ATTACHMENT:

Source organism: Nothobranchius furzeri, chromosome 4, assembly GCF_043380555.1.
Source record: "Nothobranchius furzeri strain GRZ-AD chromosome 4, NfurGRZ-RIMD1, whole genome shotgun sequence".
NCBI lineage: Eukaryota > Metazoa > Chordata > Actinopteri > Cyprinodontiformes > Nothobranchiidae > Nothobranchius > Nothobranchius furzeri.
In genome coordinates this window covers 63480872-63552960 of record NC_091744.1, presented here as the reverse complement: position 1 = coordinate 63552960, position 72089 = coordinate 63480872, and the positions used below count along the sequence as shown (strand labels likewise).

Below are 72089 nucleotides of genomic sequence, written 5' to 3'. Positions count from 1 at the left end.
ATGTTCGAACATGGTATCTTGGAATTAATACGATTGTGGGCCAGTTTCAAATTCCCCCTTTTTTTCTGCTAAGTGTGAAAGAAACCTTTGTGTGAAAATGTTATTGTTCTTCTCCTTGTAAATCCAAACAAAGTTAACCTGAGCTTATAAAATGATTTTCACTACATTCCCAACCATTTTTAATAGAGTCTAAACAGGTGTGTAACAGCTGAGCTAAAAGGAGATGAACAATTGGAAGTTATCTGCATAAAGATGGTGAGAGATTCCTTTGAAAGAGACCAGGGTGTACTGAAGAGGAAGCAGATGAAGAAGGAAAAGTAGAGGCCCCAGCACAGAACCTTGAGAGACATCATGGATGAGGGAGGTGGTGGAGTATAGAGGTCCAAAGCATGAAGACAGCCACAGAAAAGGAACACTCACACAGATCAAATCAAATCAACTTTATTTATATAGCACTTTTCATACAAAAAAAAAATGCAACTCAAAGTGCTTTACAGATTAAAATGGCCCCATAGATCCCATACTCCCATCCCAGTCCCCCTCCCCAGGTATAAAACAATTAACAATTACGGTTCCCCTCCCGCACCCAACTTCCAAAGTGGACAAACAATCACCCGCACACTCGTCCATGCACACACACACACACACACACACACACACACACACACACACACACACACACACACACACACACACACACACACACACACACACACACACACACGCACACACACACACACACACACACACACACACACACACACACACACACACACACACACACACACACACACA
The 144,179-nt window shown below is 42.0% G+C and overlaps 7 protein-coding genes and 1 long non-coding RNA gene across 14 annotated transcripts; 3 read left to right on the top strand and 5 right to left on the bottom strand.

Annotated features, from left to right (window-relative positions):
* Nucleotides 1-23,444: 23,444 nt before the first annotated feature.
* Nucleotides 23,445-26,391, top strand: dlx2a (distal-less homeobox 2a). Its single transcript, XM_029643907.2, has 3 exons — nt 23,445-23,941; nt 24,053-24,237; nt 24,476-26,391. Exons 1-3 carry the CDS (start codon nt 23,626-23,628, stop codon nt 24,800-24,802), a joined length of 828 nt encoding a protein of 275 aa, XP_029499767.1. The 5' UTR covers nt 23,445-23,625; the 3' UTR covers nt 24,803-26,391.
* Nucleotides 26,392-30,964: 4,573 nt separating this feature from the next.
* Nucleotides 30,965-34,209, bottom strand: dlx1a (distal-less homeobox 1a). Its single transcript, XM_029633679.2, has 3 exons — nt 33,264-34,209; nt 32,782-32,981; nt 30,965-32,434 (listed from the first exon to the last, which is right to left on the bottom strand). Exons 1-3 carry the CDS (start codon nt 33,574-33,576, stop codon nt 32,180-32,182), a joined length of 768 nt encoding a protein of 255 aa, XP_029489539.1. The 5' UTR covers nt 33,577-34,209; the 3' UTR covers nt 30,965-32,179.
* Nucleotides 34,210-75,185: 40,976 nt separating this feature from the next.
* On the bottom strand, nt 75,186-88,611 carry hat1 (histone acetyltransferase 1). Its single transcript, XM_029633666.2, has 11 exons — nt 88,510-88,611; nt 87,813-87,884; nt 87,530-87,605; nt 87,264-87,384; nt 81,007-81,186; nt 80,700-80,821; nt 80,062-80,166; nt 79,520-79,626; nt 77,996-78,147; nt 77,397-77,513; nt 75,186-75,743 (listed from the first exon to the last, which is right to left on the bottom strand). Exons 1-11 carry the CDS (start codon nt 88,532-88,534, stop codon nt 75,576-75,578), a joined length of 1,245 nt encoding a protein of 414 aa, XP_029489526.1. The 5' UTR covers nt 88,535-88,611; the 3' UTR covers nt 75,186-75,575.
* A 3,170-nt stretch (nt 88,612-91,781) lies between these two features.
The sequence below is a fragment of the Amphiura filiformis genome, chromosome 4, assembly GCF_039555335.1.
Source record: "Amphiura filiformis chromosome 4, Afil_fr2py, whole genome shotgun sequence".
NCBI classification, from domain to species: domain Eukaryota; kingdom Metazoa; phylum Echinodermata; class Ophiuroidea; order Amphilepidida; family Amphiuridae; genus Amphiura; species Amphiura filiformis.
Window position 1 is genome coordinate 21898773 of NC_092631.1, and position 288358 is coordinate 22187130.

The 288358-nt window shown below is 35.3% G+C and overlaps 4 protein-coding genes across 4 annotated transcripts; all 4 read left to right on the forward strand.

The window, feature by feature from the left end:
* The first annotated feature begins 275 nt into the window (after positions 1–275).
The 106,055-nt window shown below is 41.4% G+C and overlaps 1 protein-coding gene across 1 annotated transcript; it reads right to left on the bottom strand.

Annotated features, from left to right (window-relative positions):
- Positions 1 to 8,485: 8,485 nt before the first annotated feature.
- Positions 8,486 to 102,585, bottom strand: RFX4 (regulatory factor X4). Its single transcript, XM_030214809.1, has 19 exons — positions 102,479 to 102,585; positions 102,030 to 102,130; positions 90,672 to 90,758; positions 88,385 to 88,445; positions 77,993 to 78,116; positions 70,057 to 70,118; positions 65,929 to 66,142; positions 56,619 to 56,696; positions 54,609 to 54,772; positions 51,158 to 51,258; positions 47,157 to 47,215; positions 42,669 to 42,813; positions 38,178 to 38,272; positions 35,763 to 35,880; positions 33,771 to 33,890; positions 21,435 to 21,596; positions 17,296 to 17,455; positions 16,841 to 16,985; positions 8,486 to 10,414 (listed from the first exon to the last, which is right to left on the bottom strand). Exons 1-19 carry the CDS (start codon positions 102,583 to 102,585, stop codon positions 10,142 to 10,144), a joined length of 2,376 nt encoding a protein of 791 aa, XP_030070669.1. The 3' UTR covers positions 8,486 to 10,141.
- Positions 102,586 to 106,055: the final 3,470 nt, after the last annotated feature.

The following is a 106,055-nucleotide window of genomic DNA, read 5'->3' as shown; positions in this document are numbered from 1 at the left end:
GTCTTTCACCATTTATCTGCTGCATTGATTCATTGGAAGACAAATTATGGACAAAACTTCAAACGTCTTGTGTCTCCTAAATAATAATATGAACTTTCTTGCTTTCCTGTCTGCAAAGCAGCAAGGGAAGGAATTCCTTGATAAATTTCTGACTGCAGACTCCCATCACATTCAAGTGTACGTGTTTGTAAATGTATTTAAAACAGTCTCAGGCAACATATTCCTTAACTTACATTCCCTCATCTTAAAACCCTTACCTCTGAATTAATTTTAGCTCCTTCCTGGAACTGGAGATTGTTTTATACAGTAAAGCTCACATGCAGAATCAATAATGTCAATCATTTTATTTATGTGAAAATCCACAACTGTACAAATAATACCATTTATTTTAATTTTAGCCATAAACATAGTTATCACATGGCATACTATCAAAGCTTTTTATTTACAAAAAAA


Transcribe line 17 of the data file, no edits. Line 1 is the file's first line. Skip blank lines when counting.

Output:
Source record: "Amphiura filiformis chromosome 4, Afil_fr2py, whole genome shotgun sequence".